Although the exact procedure will depend on the case and your surgeon’s preference, the process of surgical correction generally involves removing pieces of bone from the tibia and inserting a plate and screws. While this sounds scary, the success rates associated with surgical correction methods are pretty impressive.
Recovery after Canine CCL treatment
The 2-month recovery period afterwards is less appealing, and takes away the idea that surgery is simply an “easy fix.”
Some general tips that your surgeon should give you in your after-care notes include:
- Stopping your dog from licking or chewing the wound
- Keeping bedding clean and dry
- Making sure the dressing or bandage remains intact so that the wound is completely covered
- Using an E-collar to ensure that your dog cannot chew the wound or bandage (Elizabethan collar or so-called “cone of shame”)
- Keeping your dog indoors apart from toilet trips
- Not letting your dog’s bandages get wet (so no baths or swimming)
On that last point, it was in fact raining on the day Nala came home. The vet actually gave her a rubber glove to wear over her left hind paw so that her ENTIRE leg – paw inclusive – was kept completely dry. She then attempted to completely obliterate the poor glove AND bandage about 5 seconds into her stint in confinement. She was forced to wear her E-collar from then onwards… And of course wasn’t very happy about it.
Recommendations after Canine CCL Treatment
After such a major surgery, it is recommended to keep your dog confined within a small pen at all times or on a short leash for brief trips to the toilet. It is also important to avoid stairs and increasing activity levels, and should only be done at the recommendation of your vet. Until then, remember the three C’s: comfort, confinement and company. Make sure they are comfortable, adequately confined and have company in the form of their human families. Remember: dogs shouldn’t be introduced until the leg is healed, because furry friends can create way too much excitement!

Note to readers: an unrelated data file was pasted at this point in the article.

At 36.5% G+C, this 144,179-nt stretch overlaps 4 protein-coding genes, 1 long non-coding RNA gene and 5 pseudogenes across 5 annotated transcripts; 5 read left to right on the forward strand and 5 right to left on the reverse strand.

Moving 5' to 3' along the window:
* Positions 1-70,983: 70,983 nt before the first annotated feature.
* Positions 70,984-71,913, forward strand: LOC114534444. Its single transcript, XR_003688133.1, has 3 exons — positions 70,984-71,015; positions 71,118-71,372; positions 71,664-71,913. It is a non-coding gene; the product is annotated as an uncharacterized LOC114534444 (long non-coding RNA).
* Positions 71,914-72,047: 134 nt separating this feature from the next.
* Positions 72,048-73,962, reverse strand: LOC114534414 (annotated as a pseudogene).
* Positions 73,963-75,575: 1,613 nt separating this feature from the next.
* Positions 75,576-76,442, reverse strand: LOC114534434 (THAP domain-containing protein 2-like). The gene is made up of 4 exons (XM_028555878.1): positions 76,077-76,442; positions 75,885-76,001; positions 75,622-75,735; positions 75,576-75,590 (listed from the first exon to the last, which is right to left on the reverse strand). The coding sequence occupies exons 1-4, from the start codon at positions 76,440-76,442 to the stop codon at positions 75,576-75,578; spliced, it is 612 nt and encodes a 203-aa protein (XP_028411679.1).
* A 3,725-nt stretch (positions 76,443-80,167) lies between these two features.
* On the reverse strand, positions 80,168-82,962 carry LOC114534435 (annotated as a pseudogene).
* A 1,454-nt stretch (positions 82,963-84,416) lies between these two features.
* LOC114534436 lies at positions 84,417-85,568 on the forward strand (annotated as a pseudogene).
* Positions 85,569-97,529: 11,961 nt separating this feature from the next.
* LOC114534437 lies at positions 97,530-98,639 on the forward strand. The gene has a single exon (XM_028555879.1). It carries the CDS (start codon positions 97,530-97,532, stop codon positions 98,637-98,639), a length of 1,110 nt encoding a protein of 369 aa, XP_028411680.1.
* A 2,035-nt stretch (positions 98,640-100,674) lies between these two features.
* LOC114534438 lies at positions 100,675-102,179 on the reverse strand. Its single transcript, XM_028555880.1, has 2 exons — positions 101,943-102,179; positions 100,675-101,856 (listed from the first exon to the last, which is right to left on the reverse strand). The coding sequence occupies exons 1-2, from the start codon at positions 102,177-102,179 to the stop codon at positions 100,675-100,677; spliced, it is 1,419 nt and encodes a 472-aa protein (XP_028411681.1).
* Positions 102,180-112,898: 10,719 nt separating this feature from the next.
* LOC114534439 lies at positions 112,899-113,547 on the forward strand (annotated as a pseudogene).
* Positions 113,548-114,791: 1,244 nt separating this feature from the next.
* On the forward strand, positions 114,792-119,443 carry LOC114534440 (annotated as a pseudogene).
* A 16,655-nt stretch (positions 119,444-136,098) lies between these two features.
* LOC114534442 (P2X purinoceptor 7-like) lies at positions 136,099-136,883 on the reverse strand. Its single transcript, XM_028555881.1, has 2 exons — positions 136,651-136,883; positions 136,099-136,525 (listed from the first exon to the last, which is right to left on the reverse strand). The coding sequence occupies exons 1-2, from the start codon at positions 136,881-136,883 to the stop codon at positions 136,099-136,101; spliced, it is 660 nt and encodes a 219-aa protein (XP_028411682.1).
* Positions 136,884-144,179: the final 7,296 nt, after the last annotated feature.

Preventing Canine CCL
Unfortunately, there isn’t much in the way of prevention that owners can do for their pets when it comes to this condition. Nonetheless, ensuring your pet is at his or her ideal weight and getting regular exercise are preventative factors that can be controlled. But if your dog does develop a tear or rupture, remember that prompt veterinary attention and treatment is a must!
Most importantly, work with your vet and make sure you understand and are 100% on board with your pup’s treatment plan. Don’t be afraid to ask your vet for clarification or even just some reassurance. Establishing clear communication between you and your dog’s veterinary team can make a world of difference for everyone involved!
American College of Veterinary Surgeons. (n.d.). Cranial Cruciate Ligament Disease. Retrieved from ACVS: https://www.acvs.org
Daniel C Richardson, R. C. (2010). Developmental Orthopedic Disease of Dogs. In Small Animal Clinical Nutrition (5th ed.). Mark Morris Institute.
Nashville Veterinary Specialists and Animal Emergency. (n.d.). Canine Cranial Cruciate Ligament Rupture. Retrieved from NVS: www.nashvillevetspecialists.com
University of Florida . (n.d.). Cranial Cruciate Ligament Rupture. Retrieved from UF Small Animal Hospital College of Veterinary Medicine: https://smallanimal.vethospital.ufl.edu
About the Author
Kate C. is a Veterinarian student at the University of Queensland.